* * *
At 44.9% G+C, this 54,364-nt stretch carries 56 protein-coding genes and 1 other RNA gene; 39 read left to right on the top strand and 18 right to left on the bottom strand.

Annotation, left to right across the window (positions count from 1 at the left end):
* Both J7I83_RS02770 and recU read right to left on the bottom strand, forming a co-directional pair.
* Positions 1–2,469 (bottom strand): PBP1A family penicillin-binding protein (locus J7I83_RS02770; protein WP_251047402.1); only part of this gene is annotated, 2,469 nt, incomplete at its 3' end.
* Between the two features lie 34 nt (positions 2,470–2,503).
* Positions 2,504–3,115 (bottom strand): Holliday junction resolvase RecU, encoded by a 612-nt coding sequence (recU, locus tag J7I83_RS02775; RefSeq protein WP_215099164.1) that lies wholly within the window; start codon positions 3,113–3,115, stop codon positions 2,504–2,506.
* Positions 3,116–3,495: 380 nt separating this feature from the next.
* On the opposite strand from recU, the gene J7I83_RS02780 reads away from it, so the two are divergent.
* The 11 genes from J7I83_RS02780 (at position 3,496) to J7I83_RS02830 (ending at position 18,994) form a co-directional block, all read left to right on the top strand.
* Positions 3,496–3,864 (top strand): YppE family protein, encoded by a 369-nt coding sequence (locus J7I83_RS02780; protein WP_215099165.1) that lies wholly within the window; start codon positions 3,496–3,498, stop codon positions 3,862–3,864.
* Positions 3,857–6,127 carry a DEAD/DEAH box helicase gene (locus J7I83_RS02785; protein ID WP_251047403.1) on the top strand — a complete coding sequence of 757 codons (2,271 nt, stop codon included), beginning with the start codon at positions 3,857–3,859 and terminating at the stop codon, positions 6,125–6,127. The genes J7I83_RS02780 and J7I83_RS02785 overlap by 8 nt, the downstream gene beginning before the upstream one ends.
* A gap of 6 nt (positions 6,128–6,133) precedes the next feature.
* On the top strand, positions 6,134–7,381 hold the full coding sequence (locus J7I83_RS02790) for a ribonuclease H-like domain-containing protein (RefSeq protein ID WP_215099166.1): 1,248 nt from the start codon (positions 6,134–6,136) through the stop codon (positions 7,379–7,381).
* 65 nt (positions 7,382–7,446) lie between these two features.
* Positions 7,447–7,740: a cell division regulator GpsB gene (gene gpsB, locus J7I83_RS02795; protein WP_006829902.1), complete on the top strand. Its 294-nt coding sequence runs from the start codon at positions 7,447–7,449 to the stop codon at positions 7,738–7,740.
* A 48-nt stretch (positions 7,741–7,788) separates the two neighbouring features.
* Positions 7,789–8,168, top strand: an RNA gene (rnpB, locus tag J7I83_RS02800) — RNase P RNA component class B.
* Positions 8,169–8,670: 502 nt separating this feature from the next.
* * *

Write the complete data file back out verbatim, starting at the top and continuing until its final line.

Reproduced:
At 44.9% G+C, this 54,364-nt stretch carries 56 protein-coding genes and 1 other RNA gene; 39 read left to right on the top strand and 18 right to left on the bottom strand.

Annotation, left to right across the window (positions count from 1 at the left end):
* Both J7I83_RS02770 and recU read right to left on the bottom strand, forming a co-directional pair.
* Positions 1–2,469 (bottom strand): PBP1A family penicillin-binding protein (locus J7I83_RS02770; protein WP_251047402.1); only part of this gene is annotated, 2,469 nt, incomplete at its 3' end.
* Between the two features lie 34 nt (positions 2,470–2,503).
* Positions 2,504–3,115 (bottom strand): Holliday junction resolvase RecU, encoded by a 612-nt coding sequence (recU, locus tag J7I83_RS02775; RefSeq protein WP_215099164.1) that lies wholly within the window; start codon positions 3,113–3,115, stop codon positions 2,504–2,506.
* Positions 3,116–3,495: 380 nt separating this feature from the next.
* On the opposite strand from recU, the gene J7I83_RS02780 reads away from it, so the two are divergent.
* The 11 genes from J7I83_RS02780 (at position 3,496) to J7I83_RS02830 (ending at position 18,994) form a co-directional block, all read left to right on the top strand.
* Positions 3,496–3,864 (top strand): YppE family protein, encoded by a 369-nt coding sequence (locus J7I83_RS02780; protein WP_215099165.1) that lies wholly within the window; start codon positions 3,496–3,498, stop codon positions 3,862–3,864.
* Positions 3,857–6,127 carry a DEAD/DEAH box helicase gene (locus J7I83_RS02785; protein ID WP_251047403.1) on the top strand — a complete coding sequence of 757 codons (2,271 nt, stop codon included), beginning with the start codon at positions 3,857–3,859 and terminating at the stop codon, positions 6,125–6,127. The genes J7I83_RS02780 and J7I83_RS02785 overlap by 8 nt, the downstream gene beginning before the upstream one ends.
* A gap of 6 nt (positions 6,128–6,133) precedes the next feature.
* On the top strand, positions 6,134–7,381 hold the full coding sequence (locus J7I83_RS02790) for a ribonuclease H-like domain-containing protein (RefSeq protein ID WP_215099166.1): 1,248 nt from the start codon (positions 6,134–6,136) through the stop codon (positions 7,379–7,381).
* 65 nt (positions 7,382–7,446) lie between these two features.
* Positions 7,447–7,740: a cell division regulator GpsB gene (gene gpsB, locus J7I83_RS02795; protein WP_006829902.1), complete on the top strand. Its 294-nt coding sequence runs from the start codon at positions 7,447–7,449 to the stop codon at positions 7,738–7,740.
* A 48-nt stretch (positions 7,741–7,788) separates the two neighbouring features.
* Positions 7,789–8,168, top strand: an RNA gene (rnpB, locus tag J7I83_RS02800) — RNase P RNA component class B.
* Positions 8,169–8,670: 502 nt separating this feature from the next.